The Goods

Starbucks Is Getting Rid of Plastic Straws for the Environment. But Sippy Cups Are Worse for Our Teeth.

A plastic straw is seen in a pink Starbucks drink.
Say goodbye to the iconic green straws. Joe Raedle/Getty Images

Starbucks, America’s favorite coffee chain and purveyor of hip acoustic soundtracks, announced on Monday that it plans to take its hometown of Seattle’s recent ban on plastic straws one step further. By 2020, every single one of the company’s 28,000 stores worldwide will phase out plastic straws by replacing their current lids with a strawless version that some have described as “adult sippy cups.” If you’ve ordered a nitro cold brew in recent months, the new lids will look familiar; but if you haven’t yet had the pleasure, the company describes the lids as featuring “a teardrop-shaped opening about the size of a thumbprint—a cleaner, less-ridged version of a hot cup lid.” The lids were initially designed to allow customers to “exult in the frothy foam,” which the Starbucks engineer calls “the hero of Nitro coffee,” and unlike straws, are recyclable. Within the next year and a half, the sippy cup will be standard for all iced drinks except Frappuccinos.

Starbucks estimates that the move will eliminate more than 1 billion straws a year. Plastic straw bans have recently gained traction in cities like Seattle and with companies like Starbucks and McDonalds, which announced that they’ll be phasing them out at restaurants in the U.K. and Ireland. The move is one that is undoubtedly beneficial for the environment—a study from earlier this year estimated that as many as 8.3 billion plastic straws end up polluting the world’s beaches. But while Starbucks’ recent announcement might’ve made environmental advocates jump for joy, it struck fear into the heart of anyone convinced that straws are the only thing standing in between their pearly whites and the notorious staining power of their daily Americano.

According to Harvard-trained dentist and Slate contributor Nisarg A. Patel, that fear isn’t entirely unfounded. “If you had to choose between drinking from a straw and drinking from a sippy cup, it’s more likely that the tooth will be exposed to more acid and sugar [through the latter] than it would through a straw,” he said. “There’s a higher risk for damage.” And that damage isn’t just aesthetic. Acidic foods and drinks with high sugar contents (i.e., almost everything on the Starbucks menu) not only create a favorable environment for tooth-decaying bacteria but can also degrade tooth enamel, which can lead to increased sensitivity and decay.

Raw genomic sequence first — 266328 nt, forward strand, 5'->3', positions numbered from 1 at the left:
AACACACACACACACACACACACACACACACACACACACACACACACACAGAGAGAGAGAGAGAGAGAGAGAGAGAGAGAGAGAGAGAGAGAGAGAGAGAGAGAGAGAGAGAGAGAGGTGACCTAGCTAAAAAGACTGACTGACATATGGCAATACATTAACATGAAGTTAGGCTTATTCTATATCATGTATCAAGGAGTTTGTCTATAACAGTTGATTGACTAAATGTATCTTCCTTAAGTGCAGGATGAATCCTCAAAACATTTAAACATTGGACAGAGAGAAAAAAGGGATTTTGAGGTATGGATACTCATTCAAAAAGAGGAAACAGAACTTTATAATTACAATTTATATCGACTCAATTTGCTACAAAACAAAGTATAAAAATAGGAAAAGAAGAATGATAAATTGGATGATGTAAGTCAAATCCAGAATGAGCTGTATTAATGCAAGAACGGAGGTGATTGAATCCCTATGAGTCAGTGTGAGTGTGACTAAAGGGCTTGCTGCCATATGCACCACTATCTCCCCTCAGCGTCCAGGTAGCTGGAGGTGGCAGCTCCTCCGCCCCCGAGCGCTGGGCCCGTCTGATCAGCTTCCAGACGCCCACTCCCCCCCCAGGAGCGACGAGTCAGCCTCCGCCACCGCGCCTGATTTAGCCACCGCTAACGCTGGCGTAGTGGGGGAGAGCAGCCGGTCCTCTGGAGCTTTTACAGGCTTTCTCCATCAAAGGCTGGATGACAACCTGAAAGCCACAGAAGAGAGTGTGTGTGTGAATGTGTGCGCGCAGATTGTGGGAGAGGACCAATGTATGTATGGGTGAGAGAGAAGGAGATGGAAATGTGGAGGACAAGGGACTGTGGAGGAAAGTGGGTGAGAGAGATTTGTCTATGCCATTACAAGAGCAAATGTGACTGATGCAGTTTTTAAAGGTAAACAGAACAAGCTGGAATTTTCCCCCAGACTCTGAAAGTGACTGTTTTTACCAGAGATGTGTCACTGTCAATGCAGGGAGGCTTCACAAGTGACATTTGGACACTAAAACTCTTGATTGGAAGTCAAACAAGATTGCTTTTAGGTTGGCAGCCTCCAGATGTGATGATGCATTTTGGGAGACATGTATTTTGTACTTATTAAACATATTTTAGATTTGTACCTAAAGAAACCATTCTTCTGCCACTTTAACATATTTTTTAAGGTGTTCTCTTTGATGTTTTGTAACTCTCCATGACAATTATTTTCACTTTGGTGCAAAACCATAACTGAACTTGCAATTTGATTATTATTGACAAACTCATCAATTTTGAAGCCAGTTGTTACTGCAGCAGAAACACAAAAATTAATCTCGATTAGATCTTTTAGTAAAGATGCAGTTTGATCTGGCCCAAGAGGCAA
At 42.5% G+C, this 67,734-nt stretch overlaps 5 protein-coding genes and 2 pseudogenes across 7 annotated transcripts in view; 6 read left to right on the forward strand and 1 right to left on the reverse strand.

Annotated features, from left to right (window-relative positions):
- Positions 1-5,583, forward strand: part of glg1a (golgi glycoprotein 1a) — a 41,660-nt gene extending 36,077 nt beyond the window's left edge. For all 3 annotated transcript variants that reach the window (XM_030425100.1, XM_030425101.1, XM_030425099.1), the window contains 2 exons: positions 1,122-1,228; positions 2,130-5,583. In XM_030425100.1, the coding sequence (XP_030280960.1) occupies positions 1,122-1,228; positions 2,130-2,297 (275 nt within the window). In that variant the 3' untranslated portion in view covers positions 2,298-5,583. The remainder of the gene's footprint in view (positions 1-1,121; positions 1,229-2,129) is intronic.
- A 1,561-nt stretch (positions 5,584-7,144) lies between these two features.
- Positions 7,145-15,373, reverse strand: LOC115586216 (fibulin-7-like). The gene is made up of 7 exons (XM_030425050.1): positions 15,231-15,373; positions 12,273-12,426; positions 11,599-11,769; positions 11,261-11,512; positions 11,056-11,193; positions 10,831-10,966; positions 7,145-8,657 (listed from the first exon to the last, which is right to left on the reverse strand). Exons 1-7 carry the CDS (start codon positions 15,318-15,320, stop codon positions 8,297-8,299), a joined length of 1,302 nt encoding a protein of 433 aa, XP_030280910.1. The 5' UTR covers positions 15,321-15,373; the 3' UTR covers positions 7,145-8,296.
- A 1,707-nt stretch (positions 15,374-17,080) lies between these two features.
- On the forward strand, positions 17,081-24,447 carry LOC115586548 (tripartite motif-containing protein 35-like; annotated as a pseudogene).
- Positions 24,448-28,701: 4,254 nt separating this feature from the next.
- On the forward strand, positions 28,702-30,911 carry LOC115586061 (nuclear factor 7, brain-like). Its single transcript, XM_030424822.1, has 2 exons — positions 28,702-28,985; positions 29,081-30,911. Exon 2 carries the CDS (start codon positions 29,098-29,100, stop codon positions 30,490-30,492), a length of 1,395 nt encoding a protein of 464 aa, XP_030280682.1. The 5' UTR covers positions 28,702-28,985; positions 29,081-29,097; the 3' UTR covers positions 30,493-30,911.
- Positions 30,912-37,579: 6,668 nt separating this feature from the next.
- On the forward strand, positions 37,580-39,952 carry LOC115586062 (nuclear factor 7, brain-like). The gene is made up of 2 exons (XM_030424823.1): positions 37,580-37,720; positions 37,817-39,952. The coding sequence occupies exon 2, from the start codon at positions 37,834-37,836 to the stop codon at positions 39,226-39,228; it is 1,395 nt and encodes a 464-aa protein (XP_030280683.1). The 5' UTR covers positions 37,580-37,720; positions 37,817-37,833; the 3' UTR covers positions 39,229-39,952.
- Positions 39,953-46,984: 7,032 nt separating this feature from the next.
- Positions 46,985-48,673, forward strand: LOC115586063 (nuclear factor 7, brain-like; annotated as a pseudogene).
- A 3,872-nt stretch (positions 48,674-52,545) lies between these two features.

Patel cited a 1998 study in the British Dental Journal that compared drinking from a cup with drinking through a straw, using video cameras to “see what volume of liquid was hitting the surface of teeth. They found that straws were more effective than drinking from a cup in reducing the amount of surface area that was exposed to those liquids.” Although he stipulated that the study had a small sample size, he still recommends that his patients who are concerned about tooth staining or cavities use a straw when drinking acidic, sugary drinks. For those who are both environmentally and dentally conscious, Patel advised drinking a few glasses of water after your daily cup of coffee to help wash out the sugar and partly neutralize some of acidity. Even better: start carrying mouthwash. But he suggested holding off on brushing your teeth immediately: “It’s a topic of debate, but some dentists say that if you expose your mouth to an acidic environment, it softens the enamel. If you then put hard bristles on it by brushing immediately afterwards that can worsen the problem.”

If you don’t want to take any of those precautions, Starbucks is currently testing out eco-friendly straws made out of either paper or compostable plastic, so you can still enjoy your daily iced soy no-whip, no-foam macchiato with reduced dental damage—for now.